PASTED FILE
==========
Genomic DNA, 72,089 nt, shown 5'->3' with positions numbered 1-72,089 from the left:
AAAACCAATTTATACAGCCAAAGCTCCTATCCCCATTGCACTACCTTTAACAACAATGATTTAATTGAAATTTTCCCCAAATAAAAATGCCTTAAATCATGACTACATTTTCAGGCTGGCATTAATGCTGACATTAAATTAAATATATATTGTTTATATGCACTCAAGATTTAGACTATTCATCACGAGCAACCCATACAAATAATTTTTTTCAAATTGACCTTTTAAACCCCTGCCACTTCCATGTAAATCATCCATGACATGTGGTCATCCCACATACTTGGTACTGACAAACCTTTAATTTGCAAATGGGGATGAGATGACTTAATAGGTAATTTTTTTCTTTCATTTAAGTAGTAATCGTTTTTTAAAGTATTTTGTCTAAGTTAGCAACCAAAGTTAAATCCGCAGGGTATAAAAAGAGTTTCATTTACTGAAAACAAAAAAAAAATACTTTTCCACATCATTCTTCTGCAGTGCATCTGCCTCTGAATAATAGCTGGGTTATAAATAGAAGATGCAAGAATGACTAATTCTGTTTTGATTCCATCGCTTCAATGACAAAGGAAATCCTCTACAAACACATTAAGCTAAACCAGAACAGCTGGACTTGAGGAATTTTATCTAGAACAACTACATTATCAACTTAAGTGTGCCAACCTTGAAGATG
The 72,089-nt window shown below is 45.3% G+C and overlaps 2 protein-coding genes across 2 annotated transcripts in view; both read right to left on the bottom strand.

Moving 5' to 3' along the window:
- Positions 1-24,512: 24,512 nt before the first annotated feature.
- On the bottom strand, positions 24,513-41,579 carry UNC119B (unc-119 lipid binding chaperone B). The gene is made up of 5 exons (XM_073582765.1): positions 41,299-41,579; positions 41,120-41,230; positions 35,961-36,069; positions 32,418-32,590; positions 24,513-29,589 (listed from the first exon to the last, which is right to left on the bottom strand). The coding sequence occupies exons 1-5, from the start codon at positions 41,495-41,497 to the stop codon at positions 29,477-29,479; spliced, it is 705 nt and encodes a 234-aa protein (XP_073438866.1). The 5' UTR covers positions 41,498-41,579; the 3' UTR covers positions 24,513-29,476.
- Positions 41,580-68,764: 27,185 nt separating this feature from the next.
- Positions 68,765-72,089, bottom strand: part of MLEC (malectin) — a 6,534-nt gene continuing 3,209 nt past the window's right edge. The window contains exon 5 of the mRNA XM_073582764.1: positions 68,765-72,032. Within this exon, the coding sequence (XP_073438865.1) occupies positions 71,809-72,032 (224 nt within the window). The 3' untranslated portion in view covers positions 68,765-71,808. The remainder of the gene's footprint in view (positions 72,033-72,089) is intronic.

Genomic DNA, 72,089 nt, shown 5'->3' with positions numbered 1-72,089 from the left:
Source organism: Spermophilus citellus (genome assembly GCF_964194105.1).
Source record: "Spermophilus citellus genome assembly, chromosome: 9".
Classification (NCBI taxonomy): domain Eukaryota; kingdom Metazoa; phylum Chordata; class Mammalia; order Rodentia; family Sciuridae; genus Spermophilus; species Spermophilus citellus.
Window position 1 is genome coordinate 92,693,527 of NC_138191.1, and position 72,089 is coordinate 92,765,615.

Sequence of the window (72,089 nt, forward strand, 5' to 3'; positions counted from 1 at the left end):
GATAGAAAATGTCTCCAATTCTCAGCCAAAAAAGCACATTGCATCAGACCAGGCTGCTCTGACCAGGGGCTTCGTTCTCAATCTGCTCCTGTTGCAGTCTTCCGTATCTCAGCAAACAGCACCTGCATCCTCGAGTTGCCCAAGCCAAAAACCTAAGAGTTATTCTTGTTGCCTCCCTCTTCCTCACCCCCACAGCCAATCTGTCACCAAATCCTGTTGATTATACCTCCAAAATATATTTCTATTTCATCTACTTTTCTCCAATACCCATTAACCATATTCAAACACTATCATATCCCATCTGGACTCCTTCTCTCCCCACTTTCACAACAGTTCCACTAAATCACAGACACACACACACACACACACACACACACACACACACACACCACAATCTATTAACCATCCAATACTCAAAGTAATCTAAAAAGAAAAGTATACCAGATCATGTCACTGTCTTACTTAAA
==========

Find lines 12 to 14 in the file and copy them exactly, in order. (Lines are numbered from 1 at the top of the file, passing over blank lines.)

Classification (NCBI taxonomy): domain Eukaryota; kingdom Metazoa; phylum Chordata; class Mammalia; order Rodentia; family Sciuridae; genus Spermophilus; species Spermophilus citellus.
Window position 1 is genome coordinate 92,693,527 of NC_138191.1, and position 72,089 is coordinate 92,765,615.

Sequence of the window (72,089 nt, forward strand, 5' to 3'; positions counted from 1 at the left end):